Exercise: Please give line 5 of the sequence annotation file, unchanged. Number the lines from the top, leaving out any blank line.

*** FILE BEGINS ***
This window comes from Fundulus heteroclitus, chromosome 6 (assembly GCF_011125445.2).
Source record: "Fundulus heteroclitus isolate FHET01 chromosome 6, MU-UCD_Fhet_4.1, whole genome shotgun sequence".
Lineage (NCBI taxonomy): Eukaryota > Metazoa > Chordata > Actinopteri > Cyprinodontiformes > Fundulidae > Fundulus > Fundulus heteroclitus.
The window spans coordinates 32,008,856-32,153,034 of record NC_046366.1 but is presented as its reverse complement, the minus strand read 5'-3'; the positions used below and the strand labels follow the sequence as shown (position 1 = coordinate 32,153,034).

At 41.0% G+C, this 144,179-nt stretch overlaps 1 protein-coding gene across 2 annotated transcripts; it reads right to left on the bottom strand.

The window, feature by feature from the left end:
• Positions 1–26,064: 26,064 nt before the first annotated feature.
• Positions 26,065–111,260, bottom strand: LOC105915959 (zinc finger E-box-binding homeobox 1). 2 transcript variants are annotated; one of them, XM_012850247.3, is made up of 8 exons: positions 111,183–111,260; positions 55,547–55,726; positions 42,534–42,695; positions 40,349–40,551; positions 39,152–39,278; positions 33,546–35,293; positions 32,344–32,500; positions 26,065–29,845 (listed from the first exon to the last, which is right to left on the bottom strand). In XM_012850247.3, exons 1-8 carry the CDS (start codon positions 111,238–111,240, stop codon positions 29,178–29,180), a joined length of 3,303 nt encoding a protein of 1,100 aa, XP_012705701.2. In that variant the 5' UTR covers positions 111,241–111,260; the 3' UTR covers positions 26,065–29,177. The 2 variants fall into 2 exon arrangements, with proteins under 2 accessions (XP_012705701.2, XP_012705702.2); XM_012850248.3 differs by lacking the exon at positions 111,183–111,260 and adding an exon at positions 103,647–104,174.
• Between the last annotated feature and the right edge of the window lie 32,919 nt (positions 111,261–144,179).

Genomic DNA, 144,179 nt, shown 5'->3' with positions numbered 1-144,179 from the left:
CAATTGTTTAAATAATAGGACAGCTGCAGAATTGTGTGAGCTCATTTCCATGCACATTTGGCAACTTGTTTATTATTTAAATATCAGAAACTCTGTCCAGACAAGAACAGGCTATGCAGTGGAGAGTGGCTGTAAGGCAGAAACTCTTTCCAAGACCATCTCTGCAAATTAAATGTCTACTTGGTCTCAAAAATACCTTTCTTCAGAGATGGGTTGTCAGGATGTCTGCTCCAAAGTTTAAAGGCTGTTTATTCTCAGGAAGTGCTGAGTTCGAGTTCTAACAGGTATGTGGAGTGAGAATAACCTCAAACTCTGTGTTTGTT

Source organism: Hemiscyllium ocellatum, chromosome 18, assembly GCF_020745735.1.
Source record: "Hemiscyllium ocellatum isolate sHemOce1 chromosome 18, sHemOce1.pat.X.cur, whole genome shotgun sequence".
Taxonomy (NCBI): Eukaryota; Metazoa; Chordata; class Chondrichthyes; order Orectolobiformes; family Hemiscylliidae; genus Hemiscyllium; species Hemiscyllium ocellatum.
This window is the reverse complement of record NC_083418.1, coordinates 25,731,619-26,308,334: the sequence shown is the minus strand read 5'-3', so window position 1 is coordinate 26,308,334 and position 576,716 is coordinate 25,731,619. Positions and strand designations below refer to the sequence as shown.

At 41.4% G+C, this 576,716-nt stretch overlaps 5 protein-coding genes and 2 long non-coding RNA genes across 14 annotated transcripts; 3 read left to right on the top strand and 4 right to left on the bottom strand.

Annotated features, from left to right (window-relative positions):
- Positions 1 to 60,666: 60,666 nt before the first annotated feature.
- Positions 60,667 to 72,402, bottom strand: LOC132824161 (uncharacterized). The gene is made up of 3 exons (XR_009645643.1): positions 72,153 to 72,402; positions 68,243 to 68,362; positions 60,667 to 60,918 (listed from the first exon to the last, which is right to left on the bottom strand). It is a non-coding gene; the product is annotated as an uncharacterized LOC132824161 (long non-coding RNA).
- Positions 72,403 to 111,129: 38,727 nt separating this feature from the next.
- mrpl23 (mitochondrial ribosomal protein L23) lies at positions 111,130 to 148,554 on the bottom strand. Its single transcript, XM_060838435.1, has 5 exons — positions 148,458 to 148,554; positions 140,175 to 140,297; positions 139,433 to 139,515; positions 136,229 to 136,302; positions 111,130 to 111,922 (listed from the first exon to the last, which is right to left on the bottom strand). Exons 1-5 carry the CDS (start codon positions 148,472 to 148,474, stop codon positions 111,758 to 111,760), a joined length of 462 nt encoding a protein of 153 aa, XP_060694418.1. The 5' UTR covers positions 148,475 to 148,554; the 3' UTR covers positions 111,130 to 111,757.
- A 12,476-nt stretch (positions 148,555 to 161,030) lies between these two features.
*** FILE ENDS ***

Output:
At 41.0% G+C, this 144,179-nt stretch overlaps 1 protein-coding gene across 2 annotated transcripts; it reads right to left on the bottom strand.